Similar operation and result is shown in a further embodiment of the present invention shown in FIG. 5M Here, the threshold switching element T from FIG. 5L is eliminated so that the control cell 242 comprises transistor Q19 in series with memory element M. Conceptual operation is the same as described above for FIG. 5L, but leakage through the memory element M may be greater without threshold switching element T so that transistor Q19 may need to drive more leakage current for good margin during normal operation when transistor Q19 is slightly on (so transistor Q19 may need to be biased more “on”). Also (since threshold switching element T is not in series with the memory element M as shown in FIG. 5L) in order to assure that the voltage across the memory element M remains below its threshold voltage Vth(M) except during programming (to ensure that a memory element programmed to its reset state remains in the reset state), the magnitude of the voltage applied between line CX and line CY may be limited to a lower voltage relative to the embodiment of FIG. 5L where threshold switch T is also in series with memory element M.

Another embodiment of the invention is shown in FIG. 5N where the memory element M from FIG. 5M is replaced with a threshold switching element T. In this embodiment of the invention, the control cell 242 comprises transistor Q19 in series with a threshold switching element T. Transistor Q19 is coupled between node NZ and line CY. The gate of transistor Q19 is coupled to a bias voltage CTB. The gate of the bias transistor Q19 may be biased so that the transistor Q19 is slightly on for normal logic operation with a leakage adequate to pull up node NZ if threshold switching element T is in its untriggered high resistance off state.

The gate of transistor Q19 may be set at a voltage that more fully turns on transistor Q19 during programming to assure that the threshold current Ith(T) of the threshold switching element is exceeded during programming. The the voltage between lines CY and CX may be increased during programming to assure more than the threshold voltage Vth(T) is at least briefly (for example, more that about 10 nsec) across the threshold switching element T. Exceeding the threshold voltage Vth(T) will trigger the threshold switching element to its lower resistance on state so that the voltage at node NZ will be closer to the voltage on line CX that it is to the voltage on line CY. To reverse the state of the threshold switching element T from its on state to its high resistance off state (with more voltage drop across the device) the voltage between the CX and CY lines may be reduced to near zero volts (such that, for example, less than the holding current Ih(T) flows through the threshold switching element). Alternately, the power may be turned off and then back on.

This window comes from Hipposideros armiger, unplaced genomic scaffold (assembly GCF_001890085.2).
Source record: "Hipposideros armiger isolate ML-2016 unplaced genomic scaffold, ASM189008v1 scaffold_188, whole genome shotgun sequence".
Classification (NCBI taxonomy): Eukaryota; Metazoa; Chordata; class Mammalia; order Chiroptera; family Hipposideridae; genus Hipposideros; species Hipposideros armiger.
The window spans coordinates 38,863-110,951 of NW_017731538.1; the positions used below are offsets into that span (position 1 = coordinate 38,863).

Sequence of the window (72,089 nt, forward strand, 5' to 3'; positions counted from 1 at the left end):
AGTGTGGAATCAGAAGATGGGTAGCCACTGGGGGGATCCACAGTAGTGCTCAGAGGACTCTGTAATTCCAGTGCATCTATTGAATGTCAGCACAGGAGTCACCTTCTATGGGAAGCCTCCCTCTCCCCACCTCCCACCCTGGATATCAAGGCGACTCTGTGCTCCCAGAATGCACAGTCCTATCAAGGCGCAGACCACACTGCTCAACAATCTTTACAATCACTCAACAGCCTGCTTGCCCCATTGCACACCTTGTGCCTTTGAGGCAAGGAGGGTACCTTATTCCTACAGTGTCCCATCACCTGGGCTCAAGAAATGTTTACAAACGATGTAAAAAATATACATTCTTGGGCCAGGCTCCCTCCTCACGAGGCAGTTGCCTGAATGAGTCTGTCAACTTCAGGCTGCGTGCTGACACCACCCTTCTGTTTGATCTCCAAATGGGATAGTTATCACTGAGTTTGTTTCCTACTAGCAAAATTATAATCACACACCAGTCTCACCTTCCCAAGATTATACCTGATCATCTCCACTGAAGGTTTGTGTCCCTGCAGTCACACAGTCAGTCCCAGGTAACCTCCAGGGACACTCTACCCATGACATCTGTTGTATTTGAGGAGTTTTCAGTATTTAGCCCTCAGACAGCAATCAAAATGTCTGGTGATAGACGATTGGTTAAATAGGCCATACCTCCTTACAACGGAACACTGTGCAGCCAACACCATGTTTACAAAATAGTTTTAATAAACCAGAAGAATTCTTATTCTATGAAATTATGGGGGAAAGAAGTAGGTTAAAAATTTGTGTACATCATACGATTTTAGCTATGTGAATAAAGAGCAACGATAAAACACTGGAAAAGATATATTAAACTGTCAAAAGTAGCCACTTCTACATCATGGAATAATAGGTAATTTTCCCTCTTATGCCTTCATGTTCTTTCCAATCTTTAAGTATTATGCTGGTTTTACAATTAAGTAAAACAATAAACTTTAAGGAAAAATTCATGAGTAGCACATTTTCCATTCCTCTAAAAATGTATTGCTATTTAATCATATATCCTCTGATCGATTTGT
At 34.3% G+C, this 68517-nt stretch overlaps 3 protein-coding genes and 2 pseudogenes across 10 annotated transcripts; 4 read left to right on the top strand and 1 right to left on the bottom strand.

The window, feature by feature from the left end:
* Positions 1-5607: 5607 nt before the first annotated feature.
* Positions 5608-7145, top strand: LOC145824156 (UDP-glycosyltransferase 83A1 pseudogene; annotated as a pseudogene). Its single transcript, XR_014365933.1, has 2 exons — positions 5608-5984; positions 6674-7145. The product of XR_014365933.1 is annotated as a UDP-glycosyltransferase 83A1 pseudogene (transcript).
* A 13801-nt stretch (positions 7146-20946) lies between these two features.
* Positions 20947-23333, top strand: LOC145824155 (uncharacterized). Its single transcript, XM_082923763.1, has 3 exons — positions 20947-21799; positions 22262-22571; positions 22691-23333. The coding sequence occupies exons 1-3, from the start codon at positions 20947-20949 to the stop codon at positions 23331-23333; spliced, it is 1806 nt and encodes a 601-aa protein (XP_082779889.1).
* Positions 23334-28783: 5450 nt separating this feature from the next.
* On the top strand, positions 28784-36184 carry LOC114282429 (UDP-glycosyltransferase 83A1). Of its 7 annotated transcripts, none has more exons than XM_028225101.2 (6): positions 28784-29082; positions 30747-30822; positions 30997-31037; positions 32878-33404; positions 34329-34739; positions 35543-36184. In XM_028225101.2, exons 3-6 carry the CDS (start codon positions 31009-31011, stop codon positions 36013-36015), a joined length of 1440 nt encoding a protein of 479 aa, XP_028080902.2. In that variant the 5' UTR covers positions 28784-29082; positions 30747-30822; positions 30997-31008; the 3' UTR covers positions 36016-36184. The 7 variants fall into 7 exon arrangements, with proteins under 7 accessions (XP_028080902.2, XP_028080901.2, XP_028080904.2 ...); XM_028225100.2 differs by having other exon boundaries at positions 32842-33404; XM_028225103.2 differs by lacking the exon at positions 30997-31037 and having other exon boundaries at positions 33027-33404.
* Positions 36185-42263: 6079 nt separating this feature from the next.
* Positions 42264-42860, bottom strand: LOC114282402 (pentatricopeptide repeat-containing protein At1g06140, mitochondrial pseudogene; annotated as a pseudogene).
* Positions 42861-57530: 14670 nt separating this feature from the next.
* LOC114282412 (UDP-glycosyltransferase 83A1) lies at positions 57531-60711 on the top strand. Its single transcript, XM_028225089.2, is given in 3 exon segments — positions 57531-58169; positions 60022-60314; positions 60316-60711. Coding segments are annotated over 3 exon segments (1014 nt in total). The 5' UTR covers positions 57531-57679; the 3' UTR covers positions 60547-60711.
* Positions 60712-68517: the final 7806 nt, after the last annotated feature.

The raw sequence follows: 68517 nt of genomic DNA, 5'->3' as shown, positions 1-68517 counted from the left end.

The resulting control configuration bit may be reloaded when power is restored after a power-down or battery recharge.

To program the threshold switching element T into its on state after power is restored at system startup, the magnitude of the voltage difference between lines CX and CY may be increased above that used in normal operation. If additional current is needed beyond that normally supplied by transistor Q19 to trigger the threshold switching element T into the on state, the bias voltage on the gate of Q19 may be increased to lower the resistance from source to drain of transistor Q19.